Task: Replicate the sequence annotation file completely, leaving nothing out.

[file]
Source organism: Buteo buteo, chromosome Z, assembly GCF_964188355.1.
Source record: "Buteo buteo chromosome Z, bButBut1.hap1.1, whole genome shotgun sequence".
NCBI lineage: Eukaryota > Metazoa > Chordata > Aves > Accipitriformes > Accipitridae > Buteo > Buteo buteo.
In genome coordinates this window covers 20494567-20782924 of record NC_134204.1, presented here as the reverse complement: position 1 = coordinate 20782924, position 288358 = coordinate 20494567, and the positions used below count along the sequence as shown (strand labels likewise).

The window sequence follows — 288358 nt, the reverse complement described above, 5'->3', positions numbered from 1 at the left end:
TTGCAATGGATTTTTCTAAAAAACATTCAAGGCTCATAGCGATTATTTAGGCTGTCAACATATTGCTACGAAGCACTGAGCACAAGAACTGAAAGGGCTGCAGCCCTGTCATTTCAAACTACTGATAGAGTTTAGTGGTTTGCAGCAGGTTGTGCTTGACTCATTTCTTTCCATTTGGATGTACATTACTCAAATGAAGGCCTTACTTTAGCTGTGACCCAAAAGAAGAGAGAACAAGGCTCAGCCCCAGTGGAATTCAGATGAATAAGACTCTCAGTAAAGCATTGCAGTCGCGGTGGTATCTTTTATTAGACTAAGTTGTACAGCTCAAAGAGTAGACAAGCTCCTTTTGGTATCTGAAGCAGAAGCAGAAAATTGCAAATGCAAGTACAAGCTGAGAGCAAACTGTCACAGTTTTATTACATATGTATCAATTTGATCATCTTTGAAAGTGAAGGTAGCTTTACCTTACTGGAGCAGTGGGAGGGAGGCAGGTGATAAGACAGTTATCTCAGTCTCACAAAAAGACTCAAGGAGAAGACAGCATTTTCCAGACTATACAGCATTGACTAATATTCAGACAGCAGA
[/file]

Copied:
Source organism: Buteo buteo, chromosome Z, assembly GCF_964188355.1.
Source record: "Buteo buteo chromosome Z, bButBut1.hap1.1, whole genome shotgun sequence".
NCBI lineage: Eukaryota > Metazoa > Chordata > Aves > Accipitriformes > Accipitridae > Buteo > Buteo buteo.
In genome coordinates this window covers 20494567-20782924 of record NC_134204.1, presented here as the reverse complement: position 1 = coordinate 20782924, position 288358 = coordinate 20494567, and the positions used below count along the sequence as shown (strand labels likewise).

The window sequence follows — 288358 nt, the reverse complement described above, 5'->3', positions numbered from 1 at the left end:
TTGCAATGGATTTTTCTAAAAAACATTCAAGGCTCATAGCGATTATTTAGGCTGTCAACATATTGCTACGAAGCACTGAGCACAAGAACTGAAAGGGCTGCAGCCCTGTCATTTCAAACTACTGATAGAGTTTAGTGGTTTGCAGCAGGTTGTGCTTGACTCATTTCTTTCCATTTGGATGTACATTACTCAAATGAAGGCCTTACTTTAGCTGTGACCCAAAAGAAGAGAGAACAAGGCTCAGCCCCAGTGGAATTCAGATGAATAAGACTCTCAGTAAAGCATTGCAGTCGCGGTGGTATCTTTTATTAGACTAAGTTGTACAGCTCAAAGAGTAGACAAGCTCCTTTTGGTATCTGAAGCAGAAGCAGAAAATTGCAAATGCAAGTACAAGCTGAGAGCAAACTGTCACAGTTTTATTACATATGTATCAATTTGATCATCTTTGAAAGTGAAGGTAGCTTTACCTTACTGGAGCAGTGGGAGGGAGGCAGGTGATAAGACAGTTATCTCAGTCTCACAAAAAGACTCAAGGAGAAGACAGCATTTTCCAGACTATACAGCATTGACTAATATTCAGACAGCAGA